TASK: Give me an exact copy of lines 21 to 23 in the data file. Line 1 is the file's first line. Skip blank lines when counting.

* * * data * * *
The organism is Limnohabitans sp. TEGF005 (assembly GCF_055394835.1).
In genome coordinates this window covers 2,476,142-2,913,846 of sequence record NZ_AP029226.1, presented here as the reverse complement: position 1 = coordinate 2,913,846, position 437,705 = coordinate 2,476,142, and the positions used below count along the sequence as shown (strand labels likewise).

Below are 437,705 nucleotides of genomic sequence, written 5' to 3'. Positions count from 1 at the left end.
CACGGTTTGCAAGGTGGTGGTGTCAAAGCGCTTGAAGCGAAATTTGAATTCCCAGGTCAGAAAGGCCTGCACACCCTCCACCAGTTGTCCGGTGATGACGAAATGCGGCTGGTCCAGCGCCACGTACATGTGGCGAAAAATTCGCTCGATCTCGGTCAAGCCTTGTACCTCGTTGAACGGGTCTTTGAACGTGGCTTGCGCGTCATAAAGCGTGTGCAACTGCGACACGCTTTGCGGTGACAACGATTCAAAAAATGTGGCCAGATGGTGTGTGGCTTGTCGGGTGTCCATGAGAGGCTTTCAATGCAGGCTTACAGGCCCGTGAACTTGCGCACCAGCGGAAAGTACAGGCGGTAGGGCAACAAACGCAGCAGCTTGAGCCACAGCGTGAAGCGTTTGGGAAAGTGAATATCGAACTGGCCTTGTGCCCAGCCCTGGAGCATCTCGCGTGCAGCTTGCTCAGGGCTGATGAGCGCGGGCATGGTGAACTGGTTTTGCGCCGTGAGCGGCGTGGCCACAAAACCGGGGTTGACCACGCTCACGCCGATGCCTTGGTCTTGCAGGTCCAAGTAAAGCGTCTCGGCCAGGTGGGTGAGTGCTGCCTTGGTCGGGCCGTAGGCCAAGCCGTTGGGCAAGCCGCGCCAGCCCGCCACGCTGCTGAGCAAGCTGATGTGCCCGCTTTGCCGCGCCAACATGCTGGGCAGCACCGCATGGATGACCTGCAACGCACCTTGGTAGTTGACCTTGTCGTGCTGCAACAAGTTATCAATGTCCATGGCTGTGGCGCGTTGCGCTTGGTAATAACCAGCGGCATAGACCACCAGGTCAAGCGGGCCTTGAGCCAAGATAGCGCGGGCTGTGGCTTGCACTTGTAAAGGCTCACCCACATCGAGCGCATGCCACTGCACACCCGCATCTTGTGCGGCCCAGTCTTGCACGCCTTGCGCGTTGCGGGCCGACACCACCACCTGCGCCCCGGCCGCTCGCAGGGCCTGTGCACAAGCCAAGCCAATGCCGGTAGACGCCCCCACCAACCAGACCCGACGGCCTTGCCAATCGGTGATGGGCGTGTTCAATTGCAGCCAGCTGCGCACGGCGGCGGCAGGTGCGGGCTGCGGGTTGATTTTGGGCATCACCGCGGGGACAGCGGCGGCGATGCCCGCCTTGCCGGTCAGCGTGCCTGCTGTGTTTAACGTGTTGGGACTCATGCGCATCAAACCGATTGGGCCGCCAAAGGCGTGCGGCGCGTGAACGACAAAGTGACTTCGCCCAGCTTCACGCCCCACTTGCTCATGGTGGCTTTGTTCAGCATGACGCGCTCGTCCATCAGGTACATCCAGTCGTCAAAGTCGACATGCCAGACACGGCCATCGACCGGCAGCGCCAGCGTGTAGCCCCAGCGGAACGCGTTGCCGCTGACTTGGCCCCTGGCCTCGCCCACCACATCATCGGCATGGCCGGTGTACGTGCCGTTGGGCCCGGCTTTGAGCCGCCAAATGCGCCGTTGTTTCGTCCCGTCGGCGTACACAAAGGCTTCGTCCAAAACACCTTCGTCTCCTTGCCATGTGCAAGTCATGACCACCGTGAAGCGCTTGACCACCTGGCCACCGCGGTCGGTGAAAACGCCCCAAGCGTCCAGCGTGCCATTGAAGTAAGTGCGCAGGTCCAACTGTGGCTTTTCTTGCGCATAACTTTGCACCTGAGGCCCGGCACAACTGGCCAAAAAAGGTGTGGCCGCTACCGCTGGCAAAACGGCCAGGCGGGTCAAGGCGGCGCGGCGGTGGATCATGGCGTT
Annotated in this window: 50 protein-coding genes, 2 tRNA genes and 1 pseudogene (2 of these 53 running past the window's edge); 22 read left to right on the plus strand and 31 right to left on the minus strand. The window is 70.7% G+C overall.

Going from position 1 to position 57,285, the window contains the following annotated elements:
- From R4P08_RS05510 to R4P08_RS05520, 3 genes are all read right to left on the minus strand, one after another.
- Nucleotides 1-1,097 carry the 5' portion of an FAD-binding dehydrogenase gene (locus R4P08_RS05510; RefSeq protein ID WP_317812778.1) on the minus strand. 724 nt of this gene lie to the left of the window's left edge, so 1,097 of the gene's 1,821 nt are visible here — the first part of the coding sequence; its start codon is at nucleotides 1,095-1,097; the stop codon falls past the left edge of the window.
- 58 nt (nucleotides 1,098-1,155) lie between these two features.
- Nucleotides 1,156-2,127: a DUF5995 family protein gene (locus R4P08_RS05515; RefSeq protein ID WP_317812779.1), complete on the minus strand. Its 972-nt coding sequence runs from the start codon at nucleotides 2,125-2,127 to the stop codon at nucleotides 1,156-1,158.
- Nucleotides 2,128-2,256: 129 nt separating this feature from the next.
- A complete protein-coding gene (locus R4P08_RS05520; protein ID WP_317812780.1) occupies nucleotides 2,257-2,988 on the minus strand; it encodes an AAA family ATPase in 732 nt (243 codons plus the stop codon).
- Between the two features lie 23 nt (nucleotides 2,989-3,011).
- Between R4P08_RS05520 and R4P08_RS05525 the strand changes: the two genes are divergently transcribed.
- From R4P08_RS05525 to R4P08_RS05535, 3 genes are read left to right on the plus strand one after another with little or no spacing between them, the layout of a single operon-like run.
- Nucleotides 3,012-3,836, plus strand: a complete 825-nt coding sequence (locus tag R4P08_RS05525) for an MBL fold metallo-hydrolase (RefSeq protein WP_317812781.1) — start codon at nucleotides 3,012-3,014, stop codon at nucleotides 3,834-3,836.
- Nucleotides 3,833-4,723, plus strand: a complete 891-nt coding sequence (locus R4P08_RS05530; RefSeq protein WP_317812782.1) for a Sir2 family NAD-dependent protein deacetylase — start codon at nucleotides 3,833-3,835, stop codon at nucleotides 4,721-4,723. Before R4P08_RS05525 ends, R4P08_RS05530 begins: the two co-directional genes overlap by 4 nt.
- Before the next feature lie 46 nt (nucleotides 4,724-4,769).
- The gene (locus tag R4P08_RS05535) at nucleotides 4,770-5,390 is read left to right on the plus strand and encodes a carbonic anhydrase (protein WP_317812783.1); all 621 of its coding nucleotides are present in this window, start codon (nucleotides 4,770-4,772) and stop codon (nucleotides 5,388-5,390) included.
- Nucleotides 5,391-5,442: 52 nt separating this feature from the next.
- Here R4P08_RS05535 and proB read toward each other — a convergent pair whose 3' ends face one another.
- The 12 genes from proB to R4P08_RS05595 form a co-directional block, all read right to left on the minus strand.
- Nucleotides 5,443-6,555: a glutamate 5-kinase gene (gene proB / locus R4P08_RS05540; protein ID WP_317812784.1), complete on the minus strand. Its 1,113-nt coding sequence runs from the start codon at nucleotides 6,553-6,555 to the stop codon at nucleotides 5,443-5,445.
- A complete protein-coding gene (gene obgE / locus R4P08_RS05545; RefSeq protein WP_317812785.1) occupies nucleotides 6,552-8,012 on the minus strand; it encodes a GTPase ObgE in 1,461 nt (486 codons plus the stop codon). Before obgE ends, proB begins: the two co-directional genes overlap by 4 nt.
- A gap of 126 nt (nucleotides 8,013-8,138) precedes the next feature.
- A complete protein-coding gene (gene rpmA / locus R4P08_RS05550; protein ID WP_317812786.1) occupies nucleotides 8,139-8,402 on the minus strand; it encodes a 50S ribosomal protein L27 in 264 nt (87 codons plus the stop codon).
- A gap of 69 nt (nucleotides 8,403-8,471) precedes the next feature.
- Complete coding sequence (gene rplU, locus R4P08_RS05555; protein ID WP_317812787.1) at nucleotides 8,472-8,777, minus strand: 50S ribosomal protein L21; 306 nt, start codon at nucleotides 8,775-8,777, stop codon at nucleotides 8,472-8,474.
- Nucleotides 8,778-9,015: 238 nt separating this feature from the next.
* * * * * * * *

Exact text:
- Here R4P08_RS05535 and proB read toward each other — a convergent pair whose 3' ends face one another.
- The 12 genes from proB to R4P08_RS05595 form a co-directional block, all read right to left on the minus strand.
- Nucleotides 5,443-6,555: a glutamate 5-kinase gene (gene proB / locus R4P08_RS05540; protein ID WP_317812784.1), complete on the minus strand. Its 1,113-nt coding sequence runs from the start codon at nucleotides 6,553-6,555 to the stop codon at nucleotides 5,443-5,445.